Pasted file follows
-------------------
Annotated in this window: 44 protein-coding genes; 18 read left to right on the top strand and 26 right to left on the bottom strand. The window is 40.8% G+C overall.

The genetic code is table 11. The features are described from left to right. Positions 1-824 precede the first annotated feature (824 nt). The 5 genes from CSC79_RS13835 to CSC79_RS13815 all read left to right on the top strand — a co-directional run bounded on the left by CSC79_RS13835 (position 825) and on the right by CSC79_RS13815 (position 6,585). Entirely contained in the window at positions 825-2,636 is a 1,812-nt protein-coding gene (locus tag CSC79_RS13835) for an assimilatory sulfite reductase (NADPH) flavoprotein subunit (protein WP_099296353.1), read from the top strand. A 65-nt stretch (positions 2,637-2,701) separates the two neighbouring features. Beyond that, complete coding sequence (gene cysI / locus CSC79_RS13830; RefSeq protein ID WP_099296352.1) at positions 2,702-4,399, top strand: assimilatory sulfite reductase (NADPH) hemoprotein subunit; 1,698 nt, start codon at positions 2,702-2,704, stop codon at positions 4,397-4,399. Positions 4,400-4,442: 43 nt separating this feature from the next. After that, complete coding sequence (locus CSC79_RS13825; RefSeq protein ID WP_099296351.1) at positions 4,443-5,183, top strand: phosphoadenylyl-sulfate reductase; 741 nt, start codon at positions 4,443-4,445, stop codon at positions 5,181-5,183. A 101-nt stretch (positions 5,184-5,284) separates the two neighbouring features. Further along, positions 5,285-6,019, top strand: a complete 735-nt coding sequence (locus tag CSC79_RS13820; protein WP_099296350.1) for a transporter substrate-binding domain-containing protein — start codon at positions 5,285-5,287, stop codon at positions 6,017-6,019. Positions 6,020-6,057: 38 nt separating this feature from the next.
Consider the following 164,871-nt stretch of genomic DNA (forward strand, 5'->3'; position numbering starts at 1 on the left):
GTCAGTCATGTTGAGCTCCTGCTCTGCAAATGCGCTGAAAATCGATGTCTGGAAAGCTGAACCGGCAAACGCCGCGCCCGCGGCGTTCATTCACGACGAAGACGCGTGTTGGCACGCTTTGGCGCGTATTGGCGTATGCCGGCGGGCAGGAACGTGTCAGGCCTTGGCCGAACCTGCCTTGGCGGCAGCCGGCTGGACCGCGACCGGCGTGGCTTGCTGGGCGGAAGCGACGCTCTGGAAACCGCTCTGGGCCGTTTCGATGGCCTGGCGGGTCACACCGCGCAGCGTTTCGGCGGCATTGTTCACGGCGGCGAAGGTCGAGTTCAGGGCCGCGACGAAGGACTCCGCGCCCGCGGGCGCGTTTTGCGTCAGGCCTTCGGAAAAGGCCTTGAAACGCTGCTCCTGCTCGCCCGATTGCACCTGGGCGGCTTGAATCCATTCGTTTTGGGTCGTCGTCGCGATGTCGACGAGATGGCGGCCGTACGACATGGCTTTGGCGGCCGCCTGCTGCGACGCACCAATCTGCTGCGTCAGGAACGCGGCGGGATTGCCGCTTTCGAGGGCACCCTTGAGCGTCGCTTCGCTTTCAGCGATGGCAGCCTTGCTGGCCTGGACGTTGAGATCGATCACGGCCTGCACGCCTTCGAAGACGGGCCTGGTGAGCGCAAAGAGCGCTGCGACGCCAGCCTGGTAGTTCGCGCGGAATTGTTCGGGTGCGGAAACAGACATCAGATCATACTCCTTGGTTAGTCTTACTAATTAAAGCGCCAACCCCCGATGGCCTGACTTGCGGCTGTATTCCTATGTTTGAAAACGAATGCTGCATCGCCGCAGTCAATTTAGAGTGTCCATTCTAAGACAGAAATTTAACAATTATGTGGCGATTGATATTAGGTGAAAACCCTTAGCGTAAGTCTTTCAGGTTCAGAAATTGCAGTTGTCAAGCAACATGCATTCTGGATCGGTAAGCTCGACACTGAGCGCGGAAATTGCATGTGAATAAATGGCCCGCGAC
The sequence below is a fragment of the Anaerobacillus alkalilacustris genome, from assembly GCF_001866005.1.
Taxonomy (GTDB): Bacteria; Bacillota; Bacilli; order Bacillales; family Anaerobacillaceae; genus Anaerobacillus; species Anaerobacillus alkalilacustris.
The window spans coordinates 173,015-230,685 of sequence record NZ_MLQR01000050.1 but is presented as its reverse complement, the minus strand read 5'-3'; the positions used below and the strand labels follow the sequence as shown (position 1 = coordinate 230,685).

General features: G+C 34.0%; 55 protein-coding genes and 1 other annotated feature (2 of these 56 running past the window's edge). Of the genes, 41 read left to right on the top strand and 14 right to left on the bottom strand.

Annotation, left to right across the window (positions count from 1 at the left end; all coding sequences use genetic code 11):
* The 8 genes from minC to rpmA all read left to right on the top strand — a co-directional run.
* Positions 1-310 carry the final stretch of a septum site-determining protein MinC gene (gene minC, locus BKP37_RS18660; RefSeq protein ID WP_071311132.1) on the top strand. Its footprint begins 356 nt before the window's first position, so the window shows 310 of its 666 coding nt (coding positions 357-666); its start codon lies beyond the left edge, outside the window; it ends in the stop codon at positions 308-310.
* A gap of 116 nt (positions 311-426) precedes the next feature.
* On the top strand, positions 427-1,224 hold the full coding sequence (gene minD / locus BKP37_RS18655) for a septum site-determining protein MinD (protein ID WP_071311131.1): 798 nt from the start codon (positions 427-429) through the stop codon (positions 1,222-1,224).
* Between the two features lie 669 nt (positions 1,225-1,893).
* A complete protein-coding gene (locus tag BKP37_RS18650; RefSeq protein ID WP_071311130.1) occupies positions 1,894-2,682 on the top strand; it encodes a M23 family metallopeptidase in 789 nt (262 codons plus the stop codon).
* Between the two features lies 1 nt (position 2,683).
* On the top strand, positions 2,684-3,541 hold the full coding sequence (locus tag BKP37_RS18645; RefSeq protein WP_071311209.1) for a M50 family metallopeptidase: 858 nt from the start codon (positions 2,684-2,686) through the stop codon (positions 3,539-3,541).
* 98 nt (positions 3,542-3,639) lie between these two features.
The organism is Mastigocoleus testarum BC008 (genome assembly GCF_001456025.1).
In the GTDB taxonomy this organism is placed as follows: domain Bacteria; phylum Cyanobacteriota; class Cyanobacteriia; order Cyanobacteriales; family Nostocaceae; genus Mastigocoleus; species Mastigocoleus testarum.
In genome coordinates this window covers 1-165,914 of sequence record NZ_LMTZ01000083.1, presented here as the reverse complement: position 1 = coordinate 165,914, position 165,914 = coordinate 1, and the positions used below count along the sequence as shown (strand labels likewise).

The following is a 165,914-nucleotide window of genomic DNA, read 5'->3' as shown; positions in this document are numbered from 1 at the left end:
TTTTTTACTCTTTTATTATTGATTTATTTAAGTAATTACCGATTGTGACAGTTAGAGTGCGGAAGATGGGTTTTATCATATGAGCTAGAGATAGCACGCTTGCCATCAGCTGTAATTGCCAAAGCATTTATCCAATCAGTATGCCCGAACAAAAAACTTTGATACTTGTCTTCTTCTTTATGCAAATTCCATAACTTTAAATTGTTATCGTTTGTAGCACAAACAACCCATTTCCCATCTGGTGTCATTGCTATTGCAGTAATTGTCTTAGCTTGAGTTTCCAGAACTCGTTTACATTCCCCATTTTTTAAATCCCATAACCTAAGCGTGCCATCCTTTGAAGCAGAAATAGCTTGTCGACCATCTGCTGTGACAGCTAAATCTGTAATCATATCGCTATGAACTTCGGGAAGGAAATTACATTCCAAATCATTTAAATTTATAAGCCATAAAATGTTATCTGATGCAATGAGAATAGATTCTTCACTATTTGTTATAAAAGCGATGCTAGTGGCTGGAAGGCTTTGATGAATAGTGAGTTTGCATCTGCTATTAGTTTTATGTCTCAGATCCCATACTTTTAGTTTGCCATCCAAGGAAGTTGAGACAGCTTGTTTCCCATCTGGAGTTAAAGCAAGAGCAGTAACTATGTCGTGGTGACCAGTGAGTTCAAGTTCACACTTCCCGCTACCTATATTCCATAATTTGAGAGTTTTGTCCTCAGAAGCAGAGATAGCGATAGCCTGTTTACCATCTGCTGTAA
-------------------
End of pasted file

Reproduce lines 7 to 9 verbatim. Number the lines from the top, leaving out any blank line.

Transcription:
The window spans coordinates 173,015-230,685 of sequence record NZ_MLQR01000050.1 but is presented as its reverse complement, the minus strand read 5'-3'; the positions used below and the strand labels follow the sequence as shown (position 1 = coordinate 230,685).

General features: G+C 34.0%; 55 protein-coding genes and 1 other annotated feature (2 of these 56 running past the window's edge). Of the genes, 41 read left to right on the top strand and 14 right to left on the bottom strand.

Annotation, left to right across the window (positions count from 1 at the left end; all coding sequences use genetic code 11):